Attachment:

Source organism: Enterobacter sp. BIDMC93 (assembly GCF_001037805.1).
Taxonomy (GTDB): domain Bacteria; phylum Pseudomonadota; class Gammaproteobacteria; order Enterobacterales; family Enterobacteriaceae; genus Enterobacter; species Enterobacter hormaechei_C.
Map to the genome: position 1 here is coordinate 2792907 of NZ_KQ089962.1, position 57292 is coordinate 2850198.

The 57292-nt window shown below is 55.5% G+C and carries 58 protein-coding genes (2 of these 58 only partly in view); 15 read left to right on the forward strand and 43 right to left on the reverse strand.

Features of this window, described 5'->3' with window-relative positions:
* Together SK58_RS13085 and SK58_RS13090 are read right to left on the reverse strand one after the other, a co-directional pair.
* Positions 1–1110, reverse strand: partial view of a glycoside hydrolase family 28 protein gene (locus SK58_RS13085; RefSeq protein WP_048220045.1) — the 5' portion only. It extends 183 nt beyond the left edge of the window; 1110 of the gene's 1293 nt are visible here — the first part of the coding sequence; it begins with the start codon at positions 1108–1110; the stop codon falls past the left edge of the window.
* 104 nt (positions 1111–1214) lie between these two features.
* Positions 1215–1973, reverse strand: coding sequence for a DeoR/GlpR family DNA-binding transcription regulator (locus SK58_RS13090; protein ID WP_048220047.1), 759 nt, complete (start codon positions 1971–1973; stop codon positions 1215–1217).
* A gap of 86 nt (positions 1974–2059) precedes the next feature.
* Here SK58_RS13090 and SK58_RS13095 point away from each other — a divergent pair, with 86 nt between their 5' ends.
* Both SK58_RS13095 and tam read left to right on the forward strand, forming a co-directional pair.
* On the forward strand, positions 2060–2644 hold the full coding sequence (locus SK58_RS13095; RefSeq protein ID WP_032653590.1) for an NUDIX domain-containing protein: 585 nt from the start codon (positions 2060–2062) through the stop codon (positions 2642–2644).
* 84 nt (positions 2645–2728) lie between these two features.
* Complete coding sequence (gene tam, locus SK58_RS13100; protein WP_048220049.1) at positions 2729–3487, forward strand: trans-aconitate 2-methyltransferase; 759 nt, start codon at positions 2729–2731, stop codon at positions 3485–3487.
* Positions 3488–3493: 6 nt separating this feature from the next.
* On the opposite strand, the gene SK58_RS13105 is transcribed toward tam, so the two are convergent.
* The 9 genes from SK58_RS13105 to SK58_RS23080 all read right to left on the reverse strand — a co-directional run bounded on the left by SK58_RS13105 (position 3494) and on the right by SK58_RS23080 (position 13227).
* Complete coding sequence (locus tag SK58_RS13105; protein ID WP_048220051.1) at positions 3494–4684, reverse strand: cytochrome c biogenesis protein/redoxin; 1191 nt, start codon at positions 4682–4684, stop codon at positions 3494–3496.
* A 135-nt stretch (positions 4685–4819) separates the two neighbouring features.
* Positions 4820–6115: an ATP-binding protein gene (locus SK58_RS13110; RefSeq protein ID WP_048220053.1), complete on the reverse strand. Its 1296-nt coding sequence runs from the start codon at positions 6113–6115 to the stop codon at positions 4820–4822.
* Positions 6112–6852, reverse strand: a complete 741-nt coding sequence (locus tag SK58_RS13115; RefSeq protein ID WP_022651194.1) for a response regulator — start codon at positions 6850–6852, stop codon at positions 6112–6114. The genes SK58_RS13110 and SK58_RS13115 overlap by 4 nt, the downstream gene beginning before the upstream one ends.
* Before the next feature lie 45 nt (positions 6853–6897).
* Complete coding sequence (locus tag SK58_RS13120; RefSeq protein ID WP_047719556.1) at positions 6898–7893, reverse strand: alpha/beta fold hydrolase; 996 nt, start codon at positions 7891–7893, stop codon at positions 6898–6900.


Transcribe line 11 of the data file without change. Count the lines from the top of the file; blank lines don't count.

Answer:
* Here SK58_RS13090 and SK58_RS13095 point away from each other — a divergent pair, with 86 nt between their 5' ends.